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Be aware! This can cause sudden acceleration.

Discussion in 'Tesla, Inc.' started by ASP168, Jan 2, 2017.

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  1. ASP168

    ASP168 Member

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    I traded my classic Model S for an X with HW2, delivered 3 weeks ago. I had an incidence of dangerous sudden acceleration nearly caused an accident. This may be specific to new cars with HW2.

    When cruise control of my Model X was disengage (but not turn off), it still remembered the previously set speed, and when the cruise control level flipped up, the vehicle accelerated to the speed. Two weeks ago, when I slowed down to about 20 mph to make a left turn, I accidentally flipped the cruise control level up (the turn signal level and cruise control lever are closely placed, and I only had the car for a week), the vehicle accelerated powerfully to the previously set speed (60 mph). I almost hit the car in front of me. If it happened in my garage or a parking lot, it would be one of those reported incidences.

    I hope the new HW2 software update will solve the problem.
     
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  2. cgiGuy

    cgiGuy Active Member

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    I won't happen in your garage unless you're going over 18 MPH in your garage.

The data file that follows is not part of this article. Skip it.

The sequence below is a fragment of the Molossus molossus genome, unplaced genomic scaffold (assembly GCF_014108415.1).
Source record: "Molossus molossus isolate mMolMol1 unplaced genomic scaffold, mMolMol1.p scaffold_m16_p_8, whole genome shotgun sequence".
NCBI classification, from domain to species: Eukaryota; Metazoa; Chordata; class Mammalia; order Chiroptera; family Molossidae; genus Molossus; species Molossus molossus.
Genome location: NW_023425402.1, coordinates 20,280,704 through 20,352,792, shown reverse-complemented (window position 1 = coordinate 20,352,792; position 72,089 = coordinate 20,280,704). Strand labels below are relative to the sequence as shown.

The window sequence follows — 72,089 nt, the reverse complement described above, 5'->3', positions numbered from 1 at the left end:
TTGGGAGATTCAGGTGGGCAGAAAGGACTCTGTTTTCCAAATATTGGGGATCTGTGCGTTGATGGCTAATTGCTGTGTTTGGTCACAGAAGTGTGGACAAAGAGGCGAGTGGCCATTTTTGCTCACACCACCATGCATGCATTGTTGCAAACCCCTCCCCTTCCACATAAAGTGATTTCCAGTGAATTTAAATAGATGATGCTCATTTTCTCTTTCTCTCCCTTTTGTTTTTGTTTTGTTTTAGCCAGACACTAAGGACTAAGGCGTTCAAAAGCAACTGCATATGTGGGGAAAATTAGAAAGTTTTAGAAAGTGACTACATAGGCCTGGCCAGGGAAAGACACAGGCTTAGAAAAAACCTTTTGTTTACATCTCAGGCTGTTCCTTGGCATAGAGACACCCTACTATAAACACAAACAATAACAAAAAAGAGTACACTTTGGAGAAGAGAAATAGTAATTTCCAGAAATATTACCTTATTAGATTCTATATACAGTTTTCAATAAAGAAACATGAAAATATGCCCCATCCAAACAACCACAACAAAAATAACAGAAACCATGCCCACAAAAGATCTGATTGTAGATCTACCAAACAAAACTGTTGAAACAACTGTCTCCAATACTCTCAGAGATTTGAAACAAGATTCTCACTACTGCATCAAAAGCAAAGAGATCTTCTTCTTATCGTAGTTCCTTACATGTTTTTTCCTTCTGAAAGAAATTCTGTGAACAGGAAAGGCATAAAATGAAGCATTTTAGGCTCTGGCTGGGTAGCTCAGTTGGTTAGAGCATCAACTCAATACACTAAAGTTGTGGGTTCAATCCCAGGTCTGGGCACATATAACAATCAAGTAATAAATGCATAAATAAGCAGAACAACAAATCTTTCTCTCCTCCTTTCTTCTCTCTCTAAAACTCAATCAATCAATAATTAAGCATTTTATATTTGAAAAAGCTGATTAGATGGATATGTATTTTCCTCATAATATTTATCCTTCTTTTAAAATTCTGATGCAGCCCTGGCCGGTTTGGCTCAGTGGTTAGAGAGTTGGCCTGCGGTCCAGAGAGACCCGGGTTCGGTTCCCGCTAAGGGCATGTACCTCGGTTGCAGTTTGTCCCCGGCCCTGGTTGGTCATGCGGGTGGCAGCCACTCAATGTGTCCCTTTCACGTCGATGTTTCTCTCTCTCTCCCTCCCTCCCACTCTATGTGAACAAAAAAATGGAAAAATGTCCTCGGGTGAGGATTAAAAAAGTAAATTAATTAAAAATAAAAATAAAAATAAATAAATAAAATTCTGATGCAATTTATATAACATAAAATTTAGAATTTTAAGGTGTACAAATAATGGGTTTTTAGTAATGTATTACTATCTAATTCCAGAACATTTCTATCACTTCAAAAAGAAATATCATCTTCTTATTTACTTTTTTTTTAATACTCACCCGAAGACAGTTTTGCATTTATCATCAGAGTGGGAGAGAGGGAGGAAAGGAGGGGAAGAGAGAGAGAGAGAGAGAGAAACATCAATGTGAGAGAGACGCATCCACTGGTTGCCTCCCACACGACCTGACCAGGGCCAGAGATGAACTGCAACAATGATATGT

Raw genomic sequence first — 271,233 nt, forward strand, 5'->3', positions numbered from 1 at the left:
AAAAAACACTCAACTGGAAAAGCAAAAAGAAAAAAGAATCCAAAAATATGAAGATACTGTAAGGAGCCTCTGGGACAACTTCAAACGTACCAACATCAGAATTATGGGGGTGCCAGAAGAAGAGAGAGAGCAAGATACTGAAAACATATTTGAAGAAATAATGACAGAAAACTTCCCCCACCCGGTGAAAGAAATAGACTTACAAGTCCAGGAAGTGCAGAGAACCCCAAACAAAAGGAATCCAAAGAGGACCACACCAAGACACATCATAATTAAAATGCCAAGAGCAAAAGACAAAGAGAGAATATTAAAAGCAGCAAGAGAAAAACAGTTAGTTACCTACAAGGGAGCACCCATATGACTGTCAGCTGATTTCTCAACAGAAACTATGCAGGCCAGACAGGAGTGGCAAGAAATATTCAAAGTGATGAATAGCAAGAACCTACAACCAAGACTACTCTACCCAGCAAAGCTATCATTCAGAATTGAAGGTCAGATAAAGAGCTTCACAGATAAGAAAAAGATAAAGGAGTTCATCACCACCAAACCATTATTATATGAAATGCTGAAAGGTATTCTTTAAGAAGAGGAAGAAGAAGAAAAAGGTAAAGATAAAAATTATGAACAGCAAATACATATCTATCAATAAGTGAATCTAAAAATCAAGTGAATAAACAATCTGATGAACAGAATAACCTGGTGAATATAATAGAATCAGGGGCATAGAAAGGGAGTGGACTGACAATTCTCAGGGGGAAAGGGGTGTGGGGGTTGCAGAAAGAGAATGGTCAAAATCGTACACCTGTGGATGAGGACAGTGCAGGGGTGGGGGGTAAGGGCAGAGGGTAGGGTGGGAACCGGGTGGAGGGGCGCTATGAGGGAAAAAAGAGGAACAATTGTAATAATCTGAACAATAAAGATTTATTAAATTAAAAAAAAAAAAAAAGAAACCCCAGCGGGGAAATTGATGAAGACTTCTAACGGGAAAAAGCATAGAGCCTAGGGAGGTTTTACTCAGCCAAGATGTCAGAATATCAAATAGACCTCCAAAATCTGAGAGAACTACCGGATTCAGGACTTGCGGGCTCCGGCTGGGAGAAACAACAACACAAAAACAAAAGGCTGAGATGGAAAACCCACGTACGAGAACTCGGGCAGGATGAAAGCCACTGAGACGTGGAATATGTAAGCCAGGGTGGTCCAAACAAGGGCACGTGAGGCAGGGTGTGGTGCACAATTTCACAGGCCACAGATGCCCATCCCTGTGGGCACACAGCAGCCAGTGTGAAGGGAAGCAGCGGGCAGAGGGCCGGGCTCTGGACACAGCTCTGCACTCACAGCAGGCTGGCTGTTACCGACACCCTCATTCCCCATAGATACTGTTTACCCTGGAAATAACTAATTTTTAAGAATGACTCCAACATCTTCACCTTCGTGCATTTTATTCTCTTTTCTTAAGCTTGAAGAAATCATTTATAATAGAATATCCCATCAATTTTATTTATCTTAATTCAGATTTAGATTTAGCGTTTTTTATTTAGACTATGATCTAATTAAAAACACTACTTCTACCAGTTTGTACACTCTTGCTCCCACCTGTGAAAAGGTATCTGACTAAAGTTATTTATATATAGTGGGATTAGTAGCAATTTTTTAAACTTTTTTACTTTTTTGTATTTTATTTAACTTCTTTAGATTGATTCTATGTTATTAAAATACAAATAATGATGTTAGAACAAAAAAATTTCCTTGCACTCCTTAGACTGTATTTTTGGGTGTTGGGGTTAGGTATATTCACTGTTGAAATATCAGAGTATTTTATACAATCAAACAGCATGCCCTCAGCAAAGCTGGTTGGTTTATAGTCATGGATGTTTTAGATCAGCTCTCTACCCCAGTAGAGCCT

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  3. NeverEnough

    NeverEnough Member

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    Is this not true of any vehicle with cruse control? And yes, the activation of AP2 will help as it will become traffic aware (not that it will necessarily be foolproof).
     
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  4. Rockster

    Rockster Active Member

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    I don't want to be a smart ass but why is it alarming that turning the cruise control back on and choosing resume causes the cruise control to turn on and resume?
     
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  5. NeverEnough

    NeverEnough Member

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    I think this complaint can be excused as it was explained the issue is that as a new driver it is easy to mistake the resume as the right turn signal. My reaction is that you should be cautious with any new car while you aren't familiar with the controls. I am not convinced there is a design flaw, if that is the conclusion.
     
  6. heems

    heems Member

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    That's how any cruise control in any car I have owned works. Touch alarmist?